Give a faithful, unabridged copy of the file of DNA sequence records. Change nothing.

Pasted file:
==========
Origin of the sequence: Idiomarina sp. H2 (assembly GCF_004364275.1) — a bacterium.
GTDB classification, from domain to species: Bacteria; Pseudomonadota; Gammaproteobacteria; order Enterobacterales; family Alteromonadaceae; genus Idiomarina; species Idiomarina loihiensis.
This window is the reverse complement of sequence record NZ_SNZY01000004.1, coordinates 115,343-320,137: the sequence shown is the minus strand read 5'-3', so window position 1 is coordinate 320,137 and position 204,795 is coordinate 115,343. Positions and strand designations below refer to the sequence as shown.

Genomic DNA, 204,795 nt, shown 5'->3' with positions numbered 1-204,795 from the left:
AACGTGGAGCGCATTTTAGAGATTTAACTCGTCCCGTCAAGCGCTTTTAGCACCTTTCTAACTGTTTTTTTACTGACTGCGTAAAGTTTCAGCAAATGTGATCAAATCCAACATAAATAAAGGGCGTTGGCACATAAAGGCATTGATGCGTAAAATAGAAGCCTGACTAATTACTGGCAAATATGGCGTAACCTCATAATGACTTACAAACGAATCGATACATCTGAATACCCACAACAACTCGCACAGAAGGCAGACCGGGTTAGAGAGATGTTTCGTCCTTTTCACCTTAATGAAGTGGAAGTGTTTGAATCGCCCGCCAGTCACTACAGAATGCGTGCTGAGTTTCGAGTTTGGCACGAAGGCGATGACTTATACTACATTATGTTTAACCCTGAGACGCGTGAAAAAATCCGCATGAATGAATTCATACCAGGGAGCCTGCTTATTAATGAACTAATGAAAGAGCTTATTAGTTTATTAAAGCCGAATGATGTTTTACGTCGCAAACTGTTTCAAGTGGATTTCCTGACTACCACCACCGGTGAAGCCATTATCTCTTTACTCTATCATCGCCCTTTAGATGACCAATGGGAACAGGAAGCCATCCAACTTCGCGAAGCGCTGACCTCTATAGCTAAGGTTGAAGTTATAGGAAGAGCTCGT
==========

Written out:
Origin of the sequence: Idiomarina sp. H2 (assembly GCF_004364275.1) — a bacterium.
GTDB classification, from domain to species: Bacteria; Pseudomonadota; Gammaproteobacteria; order Enterobacterales; family Alteromonadaceae; genus Idiomarina; species Idiomarina loihiensis.
This window is the reverse complement of sequence record NZ_SNZY01000004.1, coordinates 115,343-320,137: the sequence shown is the minus strand read 5'-3', so window position 1 is coordinate 320,137 and position 204,795 is coordinate 115,343. Positions and strand designations below refer to the sequence as shown.

Genomic DNA, 204,795 nt, shown 5'->3' with positions numbered 1-204,795 from the left:
AACGTGGAGCGCATTTTAGAGATTTAACTCGTCCCGTCAAGCGCTTTTAGCACCTTTCTAACTGTTTTTTTACTGACTGCGTAAAGTTTCAGCAAATGTGATCAAATCCAACATAAATAAAGGGCGTTGGCACATAAAGGCATTGATGCGTAAAATAGAAGCCTGACTAATTACTGGCAAATATGGCGTAACCTCATAATGACTTACAAACGAATCGATACATCTGAATACCCACAACAACTCGCACAGAAGGCAGACCGGGTTAGAGAGATGTTTCGTCCTTTTCACCTTAATGAAGTGGAAGTGTTTGAATCGCCCGCCAGTCACTACAGAATGCGTGCTGAGTTTCGAGTTTGGCACGAAGGCGATGACTTATACTACATTATGTTTAACCCTGAGACGCGTGAAAAAATCCGCATGAATGAATTCATACCAGGGAGCCTGCTTATTAATGAACTAATGAAAGAGCTTATTAGTTTATTAAAGCCGAATGATGTTTTACGTCGCAAACTGTTTCAAGTGGATTTCCTGACTACCACCACCGGTGAAGCCATTATCTCTTTACTCTATCATCGCCCTTTAGATGACCAATGGGAACAGGAAGCCATCCAACTTCGCGAAGCGCTGACCTCTATAGCTAAGGTTGAAGTTATAGGAAGAGCTCGT